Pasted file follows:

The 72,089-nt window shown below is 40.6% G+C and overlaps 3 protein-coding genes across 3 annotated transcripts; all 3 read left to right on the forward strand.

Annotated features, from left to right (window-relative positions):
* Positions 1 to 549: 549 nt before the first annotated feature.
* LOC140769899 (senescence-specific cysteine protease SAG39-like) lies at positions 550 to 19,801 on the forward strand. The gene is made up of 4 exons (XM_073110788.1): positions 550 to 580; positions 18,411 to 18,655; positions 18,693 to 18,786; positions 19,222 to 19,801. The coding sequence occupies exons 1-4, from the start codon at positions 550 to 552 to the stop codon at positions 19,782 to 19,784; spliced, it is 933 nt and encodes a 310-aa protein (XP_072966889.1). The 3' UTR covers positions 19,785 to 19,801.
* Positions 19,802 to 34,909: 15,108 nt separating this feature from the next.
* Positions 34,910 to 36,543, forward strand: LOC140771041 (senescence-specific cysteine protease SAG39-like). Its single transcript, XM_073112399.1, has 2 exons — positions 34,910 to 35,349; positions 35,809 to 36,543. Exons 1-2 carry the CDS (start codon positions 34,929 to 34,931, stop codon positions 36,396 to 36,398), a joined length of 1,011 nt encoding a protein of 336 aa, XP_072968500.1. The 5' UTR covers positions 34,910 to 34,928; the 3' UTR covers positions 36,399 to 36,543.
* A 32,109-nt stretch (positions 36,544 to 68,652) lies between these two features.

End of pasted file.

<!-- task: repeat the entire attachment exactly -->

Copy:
The 72,089-nt window shown below is 40.6% G+C and overlaps 3 protein-coding genes across 3 annotated transcripts; all 3 read left to right on the forward strand.

Annotated features, from left to right (window-relative positions):
* Positions 1 to 549: 549 nt before the first annotated feature.
* LOC140769899 (senescence-specific cysteine protease SAG39-like) lies at positions 550 to 19,801 on the forward strand. The gene is made up of 4 exons (XM_073110788.1): positions 550 to 580; positions 18,411 to 18,655; positions 18,693 to 18,786; positions 19,222 to 19,801. The coding sequence occupies exons 1-4, from the start codon at positions 550 to 552 to the stop codon at positions 19,782 to 19,784; spliced, it is 933 nt and encodes a 310-aa protein (XP_072966889.1). The 3' UTR covers positions 19,785 to 19,801.
* Positions 19,802 to 34,909: 15,108 nt separating this feature from the next.
* Positions 34,910 to 36,543, forward strand: LOC140771041 (senescence-specific cysteine protease SAG39-like). Its single transcript, XM_073112399.1, has 2 exons — positions 34,910 to 35,349; positions 35,809 to 36,543. Exons 1-2 carry the CDS (start codon positions 34,929 to 34,931, stop codon positions 36,396 to 36,398), a joined length of 1,011 nt encoding a protein of 336 aa, XP_072968500.1. The 5' UTR covers positions 34,910 to 34,928; the 3' UTR covers positions 36,399 to 36,543.
* A 32,109-nt stretch (positions 36,544 to 68,652) lies between these two features.